- Trump has taken action in places like Yemen, Syria, Afghanistan
- The moves have given US power a shot in the arm, according to observers
Eighty-six days into the new administration, the President seems to pivoting away from the “America First” doctrine that drove his campaign and foreshadowed a withdrawal from the world stage. Some of Trump’s foreign policy decisions still seem to reflect that protectionist view — in particular his decision to slash the budget for US diplomacy.
But Trump’s recent use of military force in Syria and Afghanistan points to a possible evolution in his thinking about the use of American power and how best to wield it on the world stage.
While his embrace of military action is raising concerns in some quarters, others say Trump’s shift takes the White House closer to a traditional US foreign policy.
“It’s too early to suggest that we’re seeing a doctrine, I don’t think any president had a doctrine at this point, but certainly we’re seeing more military force,” said Barry Pavel, vice president at the Atlantic Council. “They are showing some evidence of an ability to learn and move toward the mainstream.”
The moves have given US power a shot in the arm, according to observers like Peter Mansoor, a retired Army colonel who served in Iraq and now teaches at Ohio State University.
“President Trump has given much more leeway to his military commanders to strike, and they’re striking,” Mansoor told CNN. “And I think that does send a message around the world that America’s back.”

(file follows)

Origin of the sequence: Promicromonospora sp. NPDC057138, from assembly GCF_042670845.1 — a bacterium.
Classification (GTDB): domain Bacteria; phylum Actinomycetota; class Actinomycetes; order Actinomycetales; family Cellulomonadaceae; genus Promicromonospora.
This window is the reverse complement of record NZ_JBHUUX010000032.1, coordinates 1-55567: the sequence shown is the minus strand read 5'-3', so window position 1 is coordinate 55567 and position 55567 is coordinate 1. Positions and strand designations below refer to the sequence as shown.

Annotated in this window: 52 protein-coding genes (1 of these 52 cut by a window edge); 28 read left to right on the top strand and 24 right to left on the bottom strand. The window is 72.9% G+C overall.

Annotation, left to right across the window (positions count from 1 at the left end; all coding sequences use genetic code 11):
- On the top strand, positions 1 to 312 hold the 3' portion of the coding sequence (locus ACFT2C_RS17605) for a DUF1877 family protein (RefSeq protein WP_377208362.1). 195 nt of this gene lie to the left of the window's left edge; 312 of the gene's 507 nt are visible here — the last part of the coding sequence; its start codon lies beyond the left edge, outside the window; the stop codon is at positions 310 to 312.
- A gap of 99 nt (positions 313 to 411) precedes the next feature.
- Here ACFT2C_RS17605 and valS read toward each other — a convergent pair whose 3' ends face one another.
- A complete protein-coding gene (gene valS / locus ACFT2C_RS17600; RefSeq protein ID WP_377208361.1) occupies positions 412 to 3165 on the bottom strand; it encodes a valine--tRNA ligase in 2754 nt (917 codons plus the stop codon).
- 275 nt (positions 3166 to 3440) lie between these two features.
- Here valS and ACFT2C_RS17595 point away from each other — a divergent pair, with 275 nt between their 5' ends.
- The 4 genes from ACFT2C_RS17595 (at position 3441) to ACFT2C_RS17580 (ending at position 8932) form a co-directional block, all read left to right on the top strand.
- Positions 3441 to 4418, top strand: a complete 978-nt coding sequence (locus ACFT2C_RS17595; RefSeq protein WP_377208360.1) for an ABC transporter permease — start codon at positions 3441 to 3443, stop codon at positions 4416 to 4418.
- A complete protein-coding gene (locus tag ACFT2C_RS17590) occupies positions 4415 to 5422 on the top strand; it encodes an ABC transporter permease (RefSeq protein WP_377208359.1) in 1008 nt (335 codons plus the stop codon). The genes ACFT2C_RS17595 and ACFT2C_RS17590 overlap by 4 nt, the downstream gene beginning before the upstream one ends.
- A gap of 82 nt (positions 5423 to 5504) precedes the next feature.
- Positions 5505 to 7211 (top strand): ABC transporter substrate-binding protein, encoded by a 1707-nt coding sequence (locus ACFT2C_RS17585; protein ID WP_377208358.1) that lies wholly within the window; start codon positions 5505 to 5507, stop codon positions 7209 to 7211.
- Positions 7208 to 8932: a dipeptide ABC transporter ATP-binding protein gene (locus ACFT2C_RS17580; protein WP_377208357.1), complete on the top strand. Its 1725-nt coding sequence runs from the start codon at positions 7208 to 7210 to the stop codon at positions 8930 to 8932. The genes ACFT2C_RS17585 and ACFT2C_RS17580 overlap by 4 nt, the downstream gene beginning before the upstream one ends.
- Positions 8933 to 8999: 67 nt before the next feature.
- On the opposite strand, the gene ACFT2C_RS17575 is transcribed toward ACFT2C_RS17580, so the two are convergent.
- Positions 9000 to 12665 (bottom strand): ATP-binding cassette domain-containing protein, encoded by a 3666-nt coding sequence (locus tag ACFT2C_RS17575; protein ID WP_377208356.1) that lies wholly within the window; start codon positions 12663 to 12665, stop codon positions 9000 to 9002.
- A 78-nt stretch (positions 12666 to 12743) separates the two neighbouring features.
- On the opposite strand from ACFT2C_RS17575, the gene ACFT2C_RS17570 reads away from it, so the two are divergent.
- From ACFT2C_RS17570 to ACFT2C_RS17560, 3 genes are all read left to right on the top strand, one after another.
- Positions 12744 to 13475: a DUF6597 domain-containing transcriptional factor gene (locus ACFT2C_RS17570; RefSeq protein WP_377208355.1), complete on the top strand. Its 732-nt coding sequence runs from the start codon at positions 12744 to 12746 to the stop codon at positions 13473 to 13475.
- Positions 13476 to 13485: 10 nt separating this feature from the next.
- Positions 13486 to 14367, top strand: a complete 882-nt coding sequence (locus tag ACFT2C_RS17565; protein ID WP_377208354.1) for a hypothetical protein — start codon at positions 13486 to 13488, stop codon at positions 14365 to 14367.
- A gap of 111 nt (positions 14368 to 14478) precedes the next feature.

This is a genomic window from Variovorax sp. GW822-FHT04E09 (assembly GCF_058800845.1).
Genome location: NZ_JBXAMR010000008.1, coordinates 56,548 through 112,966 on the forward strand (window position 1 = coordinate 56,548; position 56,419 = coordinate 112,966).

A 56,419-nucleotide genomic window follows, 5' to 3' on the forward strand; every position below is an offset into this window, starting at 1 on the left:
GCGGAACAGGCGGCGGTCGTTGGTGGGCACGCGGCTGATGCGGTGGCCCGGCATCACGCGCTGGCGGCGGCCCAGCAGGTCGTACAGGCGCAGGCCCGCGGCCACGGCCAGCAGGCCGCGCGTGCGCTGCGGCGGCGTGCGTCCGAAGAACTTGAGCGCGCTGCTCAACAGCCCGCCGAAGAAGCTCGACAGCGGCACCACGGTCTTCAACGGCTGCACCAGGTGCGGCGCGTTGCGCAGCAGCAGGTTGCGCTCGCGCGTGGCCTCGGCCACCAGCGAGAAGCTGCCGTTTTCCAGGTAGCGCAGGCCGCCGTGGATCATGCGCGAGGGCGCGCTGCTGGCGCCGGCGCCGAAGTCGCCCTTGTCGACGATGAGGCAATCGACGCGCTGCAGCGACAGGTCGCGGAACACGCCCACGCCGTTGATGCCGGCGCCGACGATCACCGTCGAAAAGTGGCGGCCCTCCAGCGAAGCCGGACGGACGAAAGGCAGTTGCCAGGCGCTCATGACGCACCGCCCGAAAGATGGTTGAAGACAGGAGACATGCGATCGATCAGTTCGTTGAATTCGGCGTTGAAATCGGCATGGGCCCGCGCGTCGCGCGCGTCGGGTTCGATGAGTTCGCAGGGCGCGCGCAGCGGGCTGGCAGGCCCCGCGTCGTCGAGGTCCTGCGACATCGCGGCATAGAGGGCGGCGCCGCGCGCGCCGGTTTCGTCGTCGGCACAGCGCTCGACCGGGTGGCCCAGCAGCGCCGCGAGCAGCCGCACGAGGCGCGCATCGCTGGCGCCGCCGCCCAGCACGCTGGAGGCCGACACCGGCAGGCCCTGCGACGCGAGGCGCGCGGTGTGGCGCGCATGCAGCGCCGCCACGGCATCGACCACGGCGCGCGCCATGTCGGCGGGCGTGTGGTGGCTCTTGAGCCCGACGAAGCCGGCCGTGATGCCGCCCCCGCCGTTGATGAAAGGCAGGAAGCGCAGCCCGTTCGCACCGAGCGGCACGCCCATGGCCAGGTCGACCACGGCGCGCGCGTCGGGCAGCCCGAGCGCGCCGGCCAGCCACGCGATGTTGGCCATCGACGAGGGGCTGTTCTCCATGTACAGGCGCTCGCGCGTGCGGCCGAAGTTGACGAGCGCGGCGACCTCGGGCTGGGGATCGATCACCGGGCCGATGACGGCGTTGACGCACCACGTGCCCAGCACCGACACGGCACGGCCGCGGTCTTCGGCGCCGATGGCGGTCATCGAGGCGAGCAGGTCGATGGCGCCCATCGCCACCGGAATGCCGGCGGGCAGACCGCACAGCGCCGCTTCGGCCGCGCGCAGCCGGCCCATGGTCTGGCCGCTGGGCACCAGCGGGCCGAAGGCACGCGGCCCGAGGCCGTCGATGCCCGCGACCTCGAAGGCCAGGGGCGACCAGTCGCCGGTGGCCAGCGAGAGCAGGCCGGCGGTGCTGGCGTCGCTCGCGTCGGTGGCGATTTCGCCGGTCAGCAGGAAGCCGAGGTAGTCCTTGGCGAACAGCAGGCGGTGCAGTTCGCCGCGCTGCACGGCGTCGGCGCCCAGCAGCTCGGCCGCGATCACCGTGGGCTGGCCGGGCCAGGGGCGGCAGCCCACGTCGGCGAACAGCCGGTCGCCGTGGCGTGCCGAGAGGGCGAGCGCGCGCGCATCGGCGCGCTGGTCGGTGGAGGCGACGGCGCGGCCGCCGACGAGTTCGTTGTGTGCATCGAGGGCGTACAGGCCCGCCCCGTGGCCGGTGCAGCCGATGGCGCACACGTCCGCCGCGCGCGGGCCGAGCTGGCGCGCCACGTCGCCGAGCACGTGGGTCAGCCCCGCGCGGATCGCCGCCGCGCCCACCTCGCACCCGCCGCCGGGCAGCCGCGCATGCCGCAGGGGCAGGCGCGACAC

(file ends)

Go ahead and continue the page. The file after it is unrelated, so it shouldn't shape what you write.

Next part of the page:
“Those who would like to challenge the United States in Asia, the Middle East and Europe knew toward the end of 2013 there was almost nothing the Obama administration would use military force to address,” Pavel said. “They knew we had the ability, but not the will.”
Trump’s decision to strike Syria “startled the Russians, and also certainly startled the Chinese and the North Koreans,” Pavel said.
North Korea, which celebrated a major national holiday Friday that it often marks them with a show of military aggression, has complained that Trump policies, words and tweets “make trouble” and that the US has become “more vicious and more aggressive” under the new president.
With Pyongyang soon expected to conduct a sixth nuclear test, Vice President Mike Pence is headed to Asia this weekend, with stops in Seoul, Jakarta, Tokyo and Sydney.
Trump was also asked if he had given the green light for the military to use what’s known as the “mother of all bombs” in Afghanistan. “What I do is I authorize my military,” Trump said. “We’ve given them total authorization and frankly that’s why they have been so successful lately.”